BREAKING DATA BOUNDARIES
While the industry has previously been forced to base major business decisions on data obtained from less-than-robust straw polls and surveys, the real-time data on millions of consumers’ lifestyles and buying habits provided by DataHub is fast making data, which was once our sector’s biggest weak spot, our greatest weapon.

As Alex Burrows, director at 4 global (which administers the DataHub) notes: “The power of this accumulated data means we can now tell how people are getting active, where and when, so our report offers unparalleled insights into the evolution of the leisure market and we’re only just getting started.

“Leisure operators are being empowered with the tools to make data-driven decisions on how to meet demand and help communities across the UK reap the benefits of a more active lifestyle.”

GROWING OPPORTUNITIES
At a time when inactive lifestyles are placing unprecedented strain on the NHS and local social care services, there is a growing sentiment that leisure centres have the chance to step forward and become the lead preventative health provider from cradle to grave. ukactive is currently campaigning for a £1bn investment in local leisure facilities to create state-of-the-art wellness hubs to spearhead this effort. While the current report does little to dispel the potential for local leisure facilities to play a leading role in public health delivery, it does highlight that operators still have some work to do in catering to the outer reaches of that spectrum. Both young people and families, as well as older adults represent significant opportunities that remain unrealised.

The report shows that over 65s are hugely under-represented, making up just 9 per cent of the membership base compared to 22 per cent of the overall UK population. This suggests latent potential for operators to engage older adults with tailored propositions, particularly during off-peak times when they have under-utilised capacity. Interestingly, Saturday is the quietest day of the week despite being the day when people have the most free time, presenting significant opportunities to increase capacity, particularly through more family-friendly activities.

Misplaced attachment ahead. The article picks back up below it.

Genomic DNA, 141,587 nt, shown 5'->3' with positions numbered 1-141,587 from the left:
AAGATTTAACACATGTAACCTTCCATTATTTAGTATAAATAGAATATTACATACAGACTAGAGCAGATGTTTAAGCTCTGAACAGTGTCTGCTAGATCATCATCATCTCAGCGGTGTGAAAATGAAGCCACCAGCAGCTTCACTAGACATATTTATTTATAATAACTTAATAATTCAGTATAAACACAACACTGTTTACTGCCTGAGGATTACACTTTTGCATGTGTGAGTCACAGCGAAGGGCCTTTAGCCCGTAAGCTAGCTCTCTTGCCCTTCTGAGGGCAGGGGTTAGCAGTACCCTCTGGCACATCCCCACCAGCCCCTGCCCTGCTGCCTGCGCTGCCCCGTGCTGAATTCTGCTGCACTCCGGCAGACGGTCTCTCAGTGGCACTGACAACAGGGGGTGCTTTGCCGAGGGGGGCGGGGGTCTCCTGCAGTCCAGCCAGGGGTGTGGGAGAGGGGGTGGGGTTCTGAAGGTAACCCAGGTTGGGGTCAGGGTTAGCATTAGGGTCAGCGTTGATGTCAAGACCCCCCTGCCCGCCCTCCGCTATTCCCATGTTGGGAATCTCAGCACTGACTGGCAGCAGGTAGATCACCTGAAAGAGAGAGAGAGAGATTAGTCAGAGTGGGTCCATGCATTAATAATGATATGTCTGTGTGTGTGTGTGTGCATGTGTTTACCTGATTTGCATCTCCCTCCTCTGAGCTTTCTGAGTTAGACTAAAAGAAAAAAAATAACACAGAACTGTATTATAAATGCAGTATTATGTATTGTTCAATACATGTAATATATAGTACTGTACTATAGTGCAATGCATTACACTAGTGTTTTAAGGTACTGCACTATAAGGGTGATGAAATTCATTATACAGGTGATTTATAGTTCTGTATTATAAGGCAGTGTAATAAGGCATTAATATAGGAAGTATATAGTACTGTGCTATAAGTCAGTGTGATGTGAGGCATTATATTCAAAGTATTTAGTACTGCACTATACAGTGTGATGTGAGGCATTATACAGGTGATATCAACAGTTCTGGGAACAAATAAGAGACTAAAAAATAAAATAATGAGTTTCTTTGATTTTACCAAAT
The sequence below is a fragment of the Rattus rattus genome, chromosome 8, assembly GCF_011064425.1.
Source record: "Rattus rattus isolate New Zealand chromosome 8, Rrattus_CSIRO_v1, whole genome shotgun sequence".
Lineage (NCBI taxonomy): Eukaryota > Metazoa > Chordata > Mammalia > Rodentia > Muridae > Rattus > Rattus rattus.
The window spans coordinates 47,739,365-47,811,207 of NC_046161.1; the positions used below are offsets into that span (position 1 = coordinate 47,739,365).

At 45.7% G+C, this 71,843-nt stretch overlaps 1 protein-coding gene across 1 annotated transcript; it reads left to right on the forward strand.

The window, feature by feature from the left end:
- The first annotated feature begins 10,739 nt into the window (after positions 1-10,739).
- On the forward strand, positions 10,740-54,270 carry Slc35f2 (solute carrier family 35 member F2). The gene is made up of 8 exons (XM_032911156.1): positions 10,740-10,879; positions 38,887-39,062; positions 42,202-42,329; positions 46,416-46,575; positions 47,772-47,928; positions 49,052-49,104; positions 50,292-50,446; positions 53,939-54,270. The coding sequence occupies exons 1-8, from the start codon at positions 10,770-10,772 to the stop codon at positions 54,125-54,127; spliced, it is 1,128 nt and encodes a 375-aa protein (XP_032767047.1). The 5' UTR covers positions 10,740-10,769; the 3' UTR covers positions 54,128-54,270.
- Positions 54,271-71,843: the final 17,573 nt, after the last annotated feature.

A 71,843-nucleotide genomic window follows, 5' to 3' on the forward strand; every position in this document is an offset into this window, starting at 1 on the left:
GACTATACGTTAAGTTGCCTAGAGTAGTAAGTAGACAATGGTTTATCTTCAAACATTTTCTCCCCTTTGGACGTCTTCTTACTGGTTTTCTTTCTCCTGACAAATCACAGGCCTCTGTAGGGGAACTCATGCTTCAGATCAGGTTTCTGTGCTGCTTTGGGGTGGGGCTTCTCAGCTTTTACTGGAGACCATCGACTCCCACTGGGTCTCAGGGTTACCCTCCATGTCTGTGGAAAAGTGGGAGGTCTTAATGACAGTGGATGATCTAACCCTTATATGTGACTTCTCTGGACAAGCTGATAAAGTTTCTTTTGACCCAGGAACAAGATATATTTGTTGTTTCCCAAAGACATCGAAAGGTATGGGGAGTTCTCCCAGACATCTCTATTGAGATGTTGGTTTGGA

One area where leisure centres are exceeding expectations is diversity; serving to disprove certain long-held assumptions around BAME participation in physical activity. Indeed, the report finds that leisure centres are more ethnically diverse than the population as a whole, with Asian and black users accounting for 13 per cent and 8 per cent of members respectively (8 per cent and 3 per cent of the overall UK population).

MORE TO COME
While built on an unprecedented sample size for the physical activity industry, the current report is still limited in the sense that it only reflects 315 leisure centres. Nonetheless, as more operators sign up to the free DataHub platform, an increasingly comprehensive overview of the sector is likely to be obtained, along with the trends that are shaping it.

This is particularly true for private sector operators, who have a lot to gain from taking advantage of this service to access unprecedented levels of insight, while those who don’t risk being left behind. DataHub is a great way for operators to demonstrate the breadth of their membership and detailed demographics to key brand partners. Furthermore, the clearer picture of the overall sector it provides will place us all on a stronger footing to attract greater levels of investment.

The DataHub keeps growing and currently tracks participation data from more than seven million individuals and 320 million visits from over 850 leisure centres. Moving forward, we will be publishing twice-yearly reports, arming the sector with intelligence that will benefit the sector’s quest to get more people more active, more often.

Who visits leisure facilities?

3 million memberships - 130 million visits - 315 different sites
• 52% Female - 48% Male
• Members aged 65+ 9%
• UK population aged 65+ 22%

Average age of members
• Female: 39 years, 10 months
• Male: 38 years, 10 months

To view the full Moving Communities: Active Leisure Trends report

visit: http://researchinstitute.ukactive.com/downloads/managed/Moving_Communities_Active_Leisure_Trends_2017.pdf

To learn more about the DataHub, visit:
www.datahubclub.com/

Moving Communities: Active Leisure Trends report
Moving Communities: Active Leisure Trends report
Sign up here to get HCM's weekly ezine and every issue of HCM magazine free on digital.
Encouraging women to enjoy exercise remains a focus for leisure centres
Encouraging women to enjoy exercise remains a focus for leisure centres